Inky Thots: Krishna Pencil

Remember that others review these inks just for writing;
I am also interested in how they are used for ink-painting!

I love this oddball ink.  It looks mauvish then can also look biscuit grey,
and I have no idea why they named it pencil — not like pencil at all!

Properties of Krishna Pencil ink:

 Krishna Pencil ink is crisp on all my papers, even Post-its, no feathering.  I have it in a fine pen, but it appears to dry in normal time, no smearing.  As is true so far wiht all Krishna inks, it is highly soluble.  The brush moves the color, easily, and when scrubbed/rewet it shows all the grey to purple-grey colors. I could produce no sheen, but that is okay by me.  Sheen is a fun by product but not the reason I buy an ink.

Placed onto a paper towel and hit with water, you can also see the green that pulls out of it.  I’m not fond of the color mauve, but for some reason I like this color!

Above, watercolors from Daniel Smith which resemble this ink:
Shungite, Amethyst, Peimontite — all Primateks or mineral watercolors.*

Above, a sketch on watercolor paper, and you can see how the ink can go brown-grey to purple on the same page!  Crazy!  I paired it with actual pencil “lead”.

Above, the same ink on smooth Hahnemühle Nostalgie Sketchbook paper,
and again, see how the ink changes from pinky to brown?
ONLY Krishna Pencil ink was used in this sketch!

I was unable to find out if the inks are lightfast, and have not performed my own tests.
Most artists who use ink are making prints of their work —
But ink-painting is becoming more popular so maybe it is time!

I love their little glass bottles… Simple, squatty body, nice shape for filling pens, and does not tip easily.  At its price point it is a nice ink to add when you want to make shipping minimums! You can try the hand-made inks for almost the cost of a sample in some other higher priced inks — so that allows many bottle to be bought!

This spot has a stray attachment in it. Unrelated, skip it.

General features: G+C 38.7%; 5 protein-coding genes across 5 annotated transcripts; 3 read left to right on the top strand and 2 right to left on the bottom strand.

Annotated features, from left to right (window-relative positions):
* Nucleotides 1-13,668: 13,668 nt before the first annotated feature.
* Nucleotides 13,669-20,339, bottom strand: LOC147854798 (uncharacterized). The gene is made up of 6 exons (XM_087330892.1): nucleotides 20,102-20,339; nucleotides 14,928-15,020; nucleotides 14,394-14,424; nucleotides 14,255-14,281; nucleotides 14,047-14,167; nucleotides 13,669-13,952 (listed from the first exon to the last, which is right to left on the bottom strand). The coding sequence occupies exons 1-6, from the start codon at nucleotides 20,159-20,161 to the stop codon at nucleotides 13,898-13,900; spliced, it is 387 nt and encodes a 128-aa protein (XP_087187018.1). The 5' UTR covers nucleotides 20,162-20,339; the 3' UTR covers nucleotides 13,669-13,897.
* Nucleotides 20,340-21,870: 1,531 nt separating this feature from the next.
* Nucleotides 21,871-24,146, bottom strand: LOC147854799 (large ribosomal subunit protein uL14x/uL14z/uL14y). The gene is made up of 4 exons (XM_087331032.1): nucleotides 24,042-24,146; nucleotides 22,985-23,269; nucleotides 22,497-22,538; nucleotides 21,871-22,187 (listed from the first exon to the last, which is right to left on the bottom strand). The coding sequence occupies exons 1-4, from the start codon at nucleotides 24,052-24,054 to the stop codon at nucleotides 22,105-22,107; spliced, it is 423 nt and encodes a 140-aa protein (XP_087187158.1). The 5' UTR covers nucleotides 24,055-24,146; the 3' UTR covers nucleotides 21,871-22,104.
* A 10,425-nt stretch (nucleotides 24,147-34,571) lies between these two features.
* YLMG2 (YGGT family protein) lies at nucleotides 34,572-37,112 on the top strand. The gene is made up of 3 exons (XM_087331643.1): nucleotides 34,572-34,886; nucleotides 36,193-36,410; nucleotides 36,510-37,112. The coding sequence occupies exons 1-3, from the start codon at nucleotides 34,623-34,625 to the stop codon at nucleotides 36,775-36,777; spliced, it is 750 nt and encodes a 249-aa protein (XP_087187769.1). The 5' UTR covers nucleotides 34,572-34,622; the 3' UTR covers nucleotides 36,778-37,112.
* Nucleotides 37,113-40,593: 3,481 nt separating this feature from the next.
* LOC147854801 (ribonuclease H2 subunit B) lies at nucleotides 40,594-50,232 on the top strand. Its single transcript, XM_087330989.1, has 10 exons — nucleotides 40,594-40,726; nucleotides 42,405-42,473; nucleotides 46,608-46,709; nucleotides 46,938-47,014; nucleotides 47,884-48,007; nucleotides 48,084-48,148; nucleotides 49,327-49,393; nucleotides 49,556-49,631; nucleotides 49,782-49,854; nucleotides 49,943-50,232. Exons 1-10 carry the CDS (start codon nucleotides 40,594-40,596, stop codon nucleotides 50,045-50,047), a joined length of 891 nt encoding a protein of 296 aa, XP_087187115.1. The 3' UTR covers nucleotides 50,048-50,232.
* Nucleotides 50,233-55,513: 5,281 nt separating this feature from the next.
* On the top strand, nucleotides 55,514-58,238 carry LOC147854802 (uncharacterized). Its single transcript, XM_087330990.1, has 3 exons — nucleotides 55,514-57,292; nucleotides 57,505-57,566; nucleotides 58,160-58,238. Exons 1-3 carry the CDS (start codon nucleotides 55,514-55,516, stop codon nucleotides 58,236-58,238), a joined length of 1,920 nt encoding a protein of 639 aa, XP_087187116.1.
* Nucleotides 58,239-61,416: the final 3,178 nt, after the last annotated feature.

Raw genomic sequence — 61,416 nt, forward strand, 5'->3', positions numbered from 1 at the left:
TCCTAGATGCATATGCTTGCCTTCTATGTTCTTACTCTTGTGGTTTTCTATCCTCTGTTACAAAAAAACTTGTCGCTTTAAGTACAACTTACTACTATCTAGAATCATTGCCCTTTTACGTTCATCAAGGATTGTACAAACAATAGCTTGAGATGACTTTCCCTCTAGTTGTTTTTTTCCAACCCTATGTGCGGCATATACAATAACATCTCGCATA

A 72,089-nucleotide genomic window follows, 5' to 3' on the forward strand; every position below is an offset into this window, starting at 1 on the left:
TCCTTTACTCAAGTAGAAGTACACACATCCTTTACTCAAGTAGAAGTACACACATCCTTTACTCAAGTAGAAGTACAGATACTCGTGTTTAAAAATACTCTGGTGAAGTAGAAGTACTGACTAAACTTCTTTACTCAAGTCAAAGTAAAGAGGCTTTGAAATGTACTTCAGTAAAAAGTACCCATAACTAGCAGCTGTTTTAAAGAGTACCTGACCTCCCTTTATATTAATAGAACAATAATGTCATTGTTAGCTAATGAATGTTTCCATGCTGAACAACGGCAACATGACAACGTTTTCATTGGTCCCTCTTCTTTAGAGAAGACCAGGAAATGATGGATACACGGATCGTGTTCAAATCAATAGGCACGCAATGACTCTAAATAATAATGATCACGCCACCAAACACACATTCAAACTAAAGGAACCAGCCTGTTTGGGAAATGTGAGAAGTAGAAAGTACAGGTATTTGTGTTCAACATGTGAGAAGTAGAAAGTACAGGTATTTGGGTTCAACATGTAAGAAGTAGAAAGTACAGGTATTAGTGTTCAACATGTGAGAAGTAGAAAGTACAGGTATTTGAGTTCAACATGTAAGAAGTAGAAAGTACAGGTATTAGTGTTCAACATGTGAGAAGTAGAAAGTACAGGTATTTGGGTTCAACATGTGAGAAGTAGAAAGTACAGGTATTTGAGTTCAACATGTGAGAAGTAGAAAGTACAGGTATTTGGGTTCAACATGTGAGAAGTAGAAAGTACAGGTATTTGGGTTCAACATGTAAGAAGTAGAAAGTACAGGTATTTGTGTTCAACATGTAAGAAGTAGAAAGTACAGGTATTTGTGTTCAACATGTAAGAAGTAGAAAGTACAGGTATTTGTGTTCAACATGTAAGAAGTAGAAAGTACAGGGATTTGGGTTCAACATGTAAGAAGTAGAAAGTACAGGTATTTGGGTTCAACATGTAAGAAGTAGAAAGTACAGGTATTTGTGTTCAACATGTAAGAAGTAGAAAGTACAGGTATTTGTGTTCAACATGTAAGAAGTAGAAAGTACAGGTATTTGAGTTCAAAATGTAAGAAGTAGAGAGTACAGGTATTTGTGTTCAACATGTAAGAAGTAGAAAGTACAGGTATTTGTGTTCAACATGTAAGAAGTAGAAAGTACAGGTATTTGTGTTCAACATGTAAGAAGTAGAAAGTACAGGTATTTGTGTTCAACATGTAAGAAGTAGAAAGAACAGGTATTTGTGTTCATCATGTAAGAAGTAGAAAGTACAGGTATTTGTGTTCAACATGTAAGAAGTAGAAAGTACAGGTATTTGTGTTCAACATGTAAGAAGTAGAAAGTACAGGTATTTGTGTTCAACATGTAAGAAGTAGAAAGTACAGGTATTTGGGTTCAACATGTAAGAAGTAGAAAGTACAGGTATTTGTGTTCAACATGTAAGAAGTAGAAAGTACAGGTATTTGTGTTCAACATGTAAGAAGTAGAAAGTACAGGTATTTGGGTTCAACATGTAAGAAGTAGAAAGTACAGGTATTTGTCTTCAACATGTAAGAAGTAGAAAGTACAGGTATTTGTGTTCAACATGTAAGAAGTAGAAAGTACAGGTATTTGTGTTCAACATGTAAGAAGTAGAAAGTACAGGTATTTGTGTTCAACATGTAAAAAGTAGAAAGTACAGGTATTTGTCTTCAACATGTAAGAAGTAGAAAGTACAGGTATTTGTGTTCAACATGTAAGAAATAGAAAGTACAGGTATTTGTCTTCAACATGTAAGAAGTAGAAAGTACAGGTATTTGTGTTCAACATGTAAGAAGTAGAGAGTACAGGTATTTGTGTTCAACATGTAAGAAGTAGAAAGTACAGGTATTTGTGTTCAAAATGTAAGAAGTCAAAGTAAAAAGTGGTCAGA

From their website: “Krishna Inks is the brainchild of Dr. Sreekumar, a medical professional by day. He brings his passion from his younger days, when he would grind and turn fountain pens. Dr. Sreekumar, a believer of the “Make in India” campaign, hand makes these inks at his workshop in Kerala, India.”

Disclaimer, I bought this ink:
no one is paying me to write these reviews.

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About dkatiepowellart

hollywood baby turned beach gurl turned steel&glass city gurl turned cowgurl turned herb gurl turned green city gurl. . . artist writer photographer. . . cat lover but misses our big dogs, gone to heaven. . . buddhist and interested in the study of spiritual traditions. . . foodie, organic, lover of all things mik, partner in conservation business mpfconservation, consummate blogger, making a dream happen, insomniac who is either reading buddhist teachings or not-so-bloody mysteries or autobio journal thangs early in the morning when i can't sleep
This entry was posted in art journal, color, creativity, drawing, ink painting, journal, pen & ink, pencil, process, review, sketchbook, writing and tagged , , , , , , , , , . Bookmark the permalink.

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